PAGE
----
It should come as no surprise: The best way to make a point, teach something or sell a product is to tell stories. Here’s one of my favourite storytellers:
When I start preparing for a talk, I often struggle to think of stories that help explain the ‘thing’ I want to talk about.
After hearing Eamonn O’Brien’s brilliant talk at Sage in Newcastle the other day, I think I know where I’ve been going wrong.
1) I can’t think of story
It’s tricky to think of a story on the spot.
A simple way to solve this is to keep a journal. Whenever you encounter something funny / poignant / bizarre, jot it down. Overhear a funny conversation on the train this morning? Write it down.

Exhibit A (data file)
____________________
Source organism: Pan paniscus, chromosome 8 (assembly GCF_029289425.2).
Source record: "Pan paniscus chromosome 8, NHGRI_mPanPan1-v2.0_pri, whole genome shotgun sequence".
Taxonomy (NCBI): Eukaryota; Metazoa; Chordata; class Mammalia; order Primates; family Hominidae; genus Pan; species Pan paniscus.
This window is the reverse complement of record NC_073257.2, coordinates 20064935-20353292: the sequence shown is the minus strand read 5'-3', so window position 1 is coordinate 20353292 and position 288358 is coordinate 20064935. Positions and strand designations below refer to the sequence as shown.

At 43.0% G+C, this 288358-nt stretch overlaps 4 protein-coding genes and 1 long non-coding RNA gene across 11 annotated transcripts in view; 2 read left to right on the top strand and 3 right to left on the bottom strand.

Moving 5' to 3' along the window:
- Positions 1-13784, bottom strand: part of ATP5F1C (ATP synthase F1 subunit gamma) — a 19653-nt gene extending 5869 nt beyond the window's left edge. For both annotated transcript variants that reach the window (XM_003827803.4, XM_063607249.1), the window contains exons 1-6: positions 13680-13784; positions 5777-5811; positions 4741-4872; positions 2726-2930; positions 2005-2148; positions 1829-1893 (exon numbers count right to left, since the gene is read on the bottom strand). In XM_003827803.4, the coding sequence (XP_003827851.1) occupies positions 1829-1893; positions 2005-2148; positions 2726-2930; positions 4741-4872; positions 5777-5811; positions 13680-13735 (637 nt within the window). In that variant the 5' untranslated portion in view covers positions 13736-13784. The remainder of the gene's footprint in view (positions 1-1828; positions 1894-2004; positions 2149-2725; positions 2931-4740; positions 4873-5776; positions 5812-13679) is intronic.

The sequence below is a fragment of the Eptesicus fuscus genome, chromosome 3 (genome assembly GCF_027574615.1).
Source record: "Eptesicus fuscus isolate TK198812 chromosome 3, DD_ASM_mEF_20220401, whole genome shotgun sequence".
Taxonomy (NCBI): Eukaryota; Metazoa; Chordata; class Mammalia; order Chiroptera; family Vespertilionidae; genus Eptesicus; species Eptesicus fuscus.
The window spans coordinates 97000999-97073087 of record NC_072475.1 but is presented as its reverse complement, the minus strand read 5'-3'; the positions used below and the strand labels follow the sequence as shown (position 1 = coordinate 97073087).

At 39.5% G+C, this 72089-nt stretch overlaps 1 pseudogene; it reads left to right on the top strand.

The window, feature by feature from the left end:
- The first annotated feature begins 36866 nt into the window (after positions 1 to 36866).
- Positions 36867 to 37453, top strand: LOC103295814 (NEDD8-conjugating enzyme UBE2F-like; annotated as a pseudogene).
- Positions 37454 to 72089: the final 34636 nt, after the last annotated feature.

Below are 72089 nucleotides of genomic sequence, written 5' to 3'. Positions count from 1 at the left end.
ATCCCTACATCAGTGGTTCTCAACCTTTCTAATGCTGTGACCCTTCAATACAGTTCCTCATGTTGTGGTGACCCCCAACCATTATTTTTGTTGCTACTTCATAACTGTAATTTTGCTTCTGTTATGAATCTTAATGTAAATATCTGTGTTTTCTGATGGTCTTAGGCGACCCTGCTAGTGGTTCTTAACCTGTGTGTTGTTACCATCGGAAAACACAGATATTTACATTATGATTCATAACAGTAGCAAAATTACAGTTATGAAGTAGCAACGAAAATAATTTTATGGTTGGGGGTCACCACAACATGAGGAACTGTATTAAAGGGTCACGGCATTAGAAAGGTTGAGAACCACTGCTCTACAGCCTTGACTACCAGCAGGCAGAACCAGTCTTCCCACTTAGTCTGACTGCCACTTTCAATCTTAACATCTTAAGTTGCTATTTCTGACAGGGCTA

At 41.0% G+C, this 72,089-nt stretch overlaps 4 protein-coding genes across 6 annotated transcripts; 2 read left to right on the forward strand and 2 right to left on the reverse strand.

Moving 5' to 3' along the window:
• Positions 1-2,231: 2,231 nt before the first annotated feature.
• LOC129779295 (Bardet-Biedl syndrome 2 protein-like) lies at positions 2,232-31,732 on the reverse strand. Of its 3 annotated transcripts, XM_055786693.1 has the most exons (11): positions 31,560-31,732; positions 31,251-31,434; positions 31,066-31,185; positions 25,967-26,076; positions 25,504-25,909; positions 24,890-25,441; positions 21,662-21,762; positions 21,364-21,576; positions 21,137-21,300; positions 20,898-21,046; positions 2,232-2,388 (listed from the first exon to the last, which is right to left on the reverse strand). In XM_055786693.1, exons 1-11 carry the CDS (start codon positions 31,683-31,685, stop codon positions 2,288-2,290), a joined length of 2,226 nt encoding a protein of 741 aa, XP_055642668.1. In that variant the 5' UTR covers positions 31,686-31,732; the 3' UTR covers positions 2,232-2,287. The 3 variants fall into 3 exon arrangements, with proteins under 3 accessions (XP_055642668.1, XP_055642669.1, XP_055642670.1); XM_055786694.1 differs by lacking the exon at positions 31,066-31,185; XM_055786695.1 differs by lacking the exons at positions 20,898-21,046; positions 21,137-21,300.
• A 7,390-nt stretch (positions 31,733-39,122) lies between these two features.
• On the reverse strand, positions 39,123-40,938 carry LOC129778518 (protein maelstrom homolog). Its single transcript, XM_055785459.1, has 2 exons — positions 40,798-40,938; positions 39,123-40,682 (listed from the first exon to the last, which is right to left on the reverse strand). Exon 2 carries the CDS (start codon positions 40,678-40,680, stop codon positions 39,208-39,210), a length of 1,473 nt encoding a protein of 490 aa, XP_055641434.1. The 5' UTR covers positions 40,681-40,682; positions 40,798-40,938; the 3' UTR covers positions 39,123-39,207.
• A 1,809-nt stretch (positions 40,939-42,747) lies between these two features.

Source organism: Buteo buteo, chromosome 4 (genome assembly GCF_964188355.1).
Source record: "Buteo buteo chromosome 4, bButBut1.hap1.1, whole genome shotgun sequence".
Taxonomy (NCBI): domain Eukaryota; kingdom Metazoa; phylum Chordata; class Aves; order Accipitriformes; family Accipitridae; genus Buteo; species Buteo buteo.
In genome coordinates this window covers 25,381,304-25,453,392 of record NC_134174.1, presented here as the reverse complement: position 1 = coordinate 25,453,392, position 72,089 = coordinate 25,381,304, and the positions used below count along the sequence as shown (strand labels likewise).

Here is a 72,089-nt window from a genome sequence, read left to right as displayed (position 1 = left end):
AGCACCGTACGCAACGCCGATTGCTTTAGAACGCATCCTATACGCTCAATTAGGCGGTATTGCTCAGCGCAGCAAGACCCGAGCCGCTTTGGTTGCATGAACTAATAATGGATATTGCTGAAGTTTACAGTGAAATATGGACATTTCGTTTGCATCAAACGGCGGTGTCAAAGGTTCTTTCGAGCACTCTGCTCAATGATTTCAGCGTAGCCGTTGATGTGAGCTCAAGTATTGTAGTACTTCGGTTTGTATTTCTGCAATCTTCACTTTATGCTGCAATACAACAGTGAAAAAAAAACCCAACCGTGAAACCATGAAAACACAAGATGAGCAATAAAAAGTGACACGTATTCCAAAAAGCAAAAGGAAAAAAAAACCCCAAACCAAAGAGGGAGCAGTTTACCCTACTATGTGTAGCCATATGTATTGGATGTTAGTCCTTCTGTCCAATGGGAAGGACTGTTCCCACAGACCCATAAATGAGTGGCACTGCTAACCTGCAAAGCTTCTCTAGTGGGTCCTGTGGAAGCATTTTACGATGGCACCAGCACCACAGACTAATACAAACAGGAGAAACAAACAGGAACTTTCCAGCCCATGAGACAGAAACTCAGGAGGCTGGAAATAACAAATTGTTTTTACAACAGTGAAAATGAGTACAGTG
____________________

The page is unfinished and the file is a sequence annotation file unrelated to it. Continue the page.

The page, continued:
Once you start building up a bunch of stories, you’ll have less of a problem thinking of one.
I ended up buying the Day One app as I’d probably end up losing a notebook — but good old pen and paper works just as well.
2) I think the story needs to be as thrilling as a James Bond car chase
As Eamonn pointed out, the James Bond car chase stories often wind up alienating your audience as they find it difficult to relate.
Better to go with simple, local, everyday stories that have an interesting twist.
In my experience, captivating stories encourage the listener to inject themselves into the narrative — “Oh my goodness, imagine if that happened to me”.
Or as Steve did; they use analogies to light up the imagination and explain a point in a super compelling way.